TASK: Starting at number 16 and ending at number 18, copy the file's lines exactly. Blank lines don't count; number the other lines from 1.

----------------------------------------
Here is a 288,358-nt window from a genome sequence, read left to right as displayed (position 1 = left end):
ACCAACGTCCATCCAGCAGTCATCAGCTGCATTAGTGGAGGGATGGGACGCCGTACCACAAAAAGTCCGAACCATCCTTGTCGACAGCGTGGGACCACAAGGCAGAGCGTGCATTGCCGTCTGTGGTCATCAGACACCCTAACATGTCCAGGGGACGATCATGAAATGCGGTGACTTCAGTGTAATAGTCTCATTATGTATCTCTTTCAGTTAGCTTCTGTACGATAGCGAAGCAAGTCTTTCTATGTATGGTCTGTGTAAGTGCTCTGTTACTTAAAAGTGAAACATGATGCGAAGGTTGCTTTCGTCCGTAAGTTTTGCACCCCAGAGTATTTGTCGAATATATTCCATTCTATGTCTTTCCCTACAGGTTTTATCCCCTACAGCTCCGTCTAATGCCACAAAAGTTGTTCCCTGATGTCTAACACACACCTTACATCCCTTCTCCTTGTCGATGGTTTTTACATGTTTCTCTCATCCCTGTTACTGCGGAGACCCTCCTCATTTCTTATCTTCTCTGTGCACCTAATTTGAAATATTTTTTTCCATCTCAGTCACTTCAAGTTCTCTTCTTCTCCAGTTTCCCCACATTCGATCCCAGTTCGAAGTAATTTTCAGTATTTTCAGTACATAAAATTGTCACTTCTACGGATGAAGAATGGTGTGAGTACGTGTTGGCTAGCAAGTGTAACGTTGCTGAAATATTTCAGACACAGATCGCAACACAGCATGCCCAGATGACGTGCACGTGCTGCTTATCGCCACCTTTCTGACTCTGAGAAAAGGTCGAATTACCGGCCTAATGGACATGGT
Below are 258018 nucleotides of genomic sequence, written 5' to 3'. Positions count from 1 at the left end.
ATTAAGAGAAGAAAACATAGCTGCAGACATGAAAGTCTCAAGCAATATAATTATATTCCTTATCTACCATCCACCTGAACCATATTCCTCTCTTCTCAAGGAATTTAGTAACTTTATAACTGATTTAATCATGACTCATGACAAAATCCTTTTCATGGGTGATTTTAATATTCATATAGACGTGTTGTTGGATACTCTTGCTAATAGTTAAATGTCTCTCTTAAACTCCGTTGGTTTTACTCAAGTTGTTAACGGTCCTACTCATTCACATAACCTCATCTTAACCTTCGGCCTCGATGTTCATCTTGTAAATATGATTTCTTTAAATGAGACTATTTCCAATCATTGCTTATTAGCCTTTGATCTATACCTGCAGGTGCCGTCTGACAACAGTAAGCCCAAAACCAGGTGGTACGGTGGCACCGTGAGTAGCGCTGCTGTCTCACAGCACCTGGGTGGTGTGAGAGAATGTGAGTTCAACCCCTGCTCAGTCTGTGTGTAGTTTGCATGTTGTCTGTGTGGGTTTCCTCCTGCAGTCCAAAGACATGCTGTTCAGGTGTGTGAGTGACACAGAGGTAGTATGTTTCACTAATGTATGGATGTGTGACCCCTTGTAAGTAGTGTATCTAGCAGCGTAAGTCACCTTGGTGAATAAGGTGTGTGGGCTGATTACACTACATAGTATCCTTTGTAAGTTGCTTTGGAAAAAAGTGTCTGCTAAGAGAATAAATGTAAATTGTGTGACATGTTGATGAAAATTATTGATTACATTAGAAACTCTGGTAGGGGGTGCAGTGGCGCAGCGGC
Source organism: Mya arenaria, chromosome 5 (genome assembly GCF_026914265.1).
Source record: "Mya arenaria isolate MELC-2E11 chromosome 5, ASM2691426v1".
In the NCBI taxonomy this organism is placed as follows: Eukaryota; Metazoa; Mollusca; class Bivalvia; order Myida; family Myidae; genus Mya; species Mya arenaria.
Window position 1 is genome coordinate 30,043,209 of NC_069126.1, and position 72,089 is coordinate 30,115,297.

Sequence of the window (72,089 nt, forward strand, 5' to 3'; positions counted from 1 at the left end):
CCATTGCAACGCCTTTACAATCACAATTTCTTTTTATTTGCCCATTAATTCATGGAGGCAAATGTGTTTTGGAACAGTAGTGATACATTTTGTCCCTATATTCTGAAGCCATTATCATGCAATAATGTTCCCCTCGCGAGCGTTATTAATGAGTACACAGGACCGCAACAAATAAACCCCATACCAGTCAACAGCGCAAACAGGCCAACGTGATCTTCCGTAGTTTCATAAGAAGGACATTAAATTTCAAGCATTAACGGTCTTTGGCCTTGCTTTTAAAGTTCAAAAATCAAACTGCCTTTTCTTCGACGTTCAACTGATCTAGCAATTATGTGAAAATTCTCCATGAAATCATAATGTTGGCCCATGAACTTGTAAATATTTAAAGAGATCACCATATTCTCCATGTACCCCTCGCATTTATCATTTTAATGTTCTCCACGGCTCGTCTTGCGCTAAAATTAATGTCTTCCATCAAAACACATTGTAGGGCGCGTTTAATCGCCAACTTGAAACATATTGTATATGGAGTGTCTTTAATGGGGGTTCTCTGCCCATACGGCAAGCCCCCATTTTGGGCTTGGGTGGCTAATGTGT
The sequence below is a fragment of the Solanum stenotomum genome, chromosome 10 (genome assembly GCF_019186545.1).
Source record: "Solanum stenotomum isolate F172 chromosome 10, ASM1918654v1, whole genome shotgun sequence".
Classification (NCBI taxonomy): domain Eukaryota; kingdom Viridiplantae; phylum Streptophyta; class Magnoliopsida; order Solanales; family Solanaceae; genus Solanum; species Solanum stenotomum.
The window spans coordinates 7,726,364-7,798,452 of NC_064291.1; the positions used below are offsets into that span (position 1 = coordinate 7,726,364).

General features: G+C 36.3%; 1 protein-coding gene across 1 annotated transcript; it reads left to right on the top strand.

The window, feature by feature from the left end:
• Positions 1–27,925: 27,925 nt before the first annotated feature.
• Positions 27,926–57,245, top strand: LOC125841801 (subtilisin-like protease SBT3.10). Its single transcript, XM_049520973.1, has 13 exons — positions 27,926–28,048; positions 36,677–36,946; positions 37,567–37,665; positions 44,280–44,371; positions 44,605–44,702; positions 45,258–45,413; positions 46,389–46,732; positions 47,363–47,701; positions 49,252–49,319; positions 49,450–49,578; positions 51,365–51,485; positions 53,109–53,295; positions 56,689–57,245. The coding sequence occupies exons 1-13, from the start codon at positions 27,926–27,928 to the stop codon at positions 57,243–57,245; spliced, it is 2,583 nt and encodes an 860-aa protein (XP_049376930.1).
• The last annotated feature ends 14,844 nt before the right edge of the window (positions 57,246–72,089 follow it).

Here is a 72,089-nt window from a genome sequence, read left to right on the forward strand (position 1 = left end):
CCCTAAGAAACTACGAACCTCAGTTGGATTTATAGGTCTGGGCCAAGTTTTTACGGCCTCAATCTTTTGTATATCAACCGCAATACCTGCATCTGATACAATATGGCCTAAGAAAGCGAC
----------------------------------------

The window, feature by feature from the left end:
• Positions 1–27,925: 27,925 nt before the first annotated feature.
• Positions 27,926–57,245, top strand: LOC125841801 (subtilisin-like protease SBT3.10). Its single transcript, XM_049520973.1, has 13 exons — positions 27,926–28,048; positions 36,677–36,946; positions 37,567–37,665; positions 44,280–44,371; positions 44,605–44,702; positions 45,258–45,413; positions 46,389–46,732; positions 47,363–47,701; positions 49,252–49,319; positions 49,450–49,578; positions 51,365–51,485; positions 53,109–53,295; positions 56,689–57,245. The coding sequence occupies exons 1-13, from the start codon at positions 27,926–27,928 to the stop codon at positions 57,243–57,245; spliced, it is 2,583 nt and encodes an 860-aa protein (XP_049376930.1).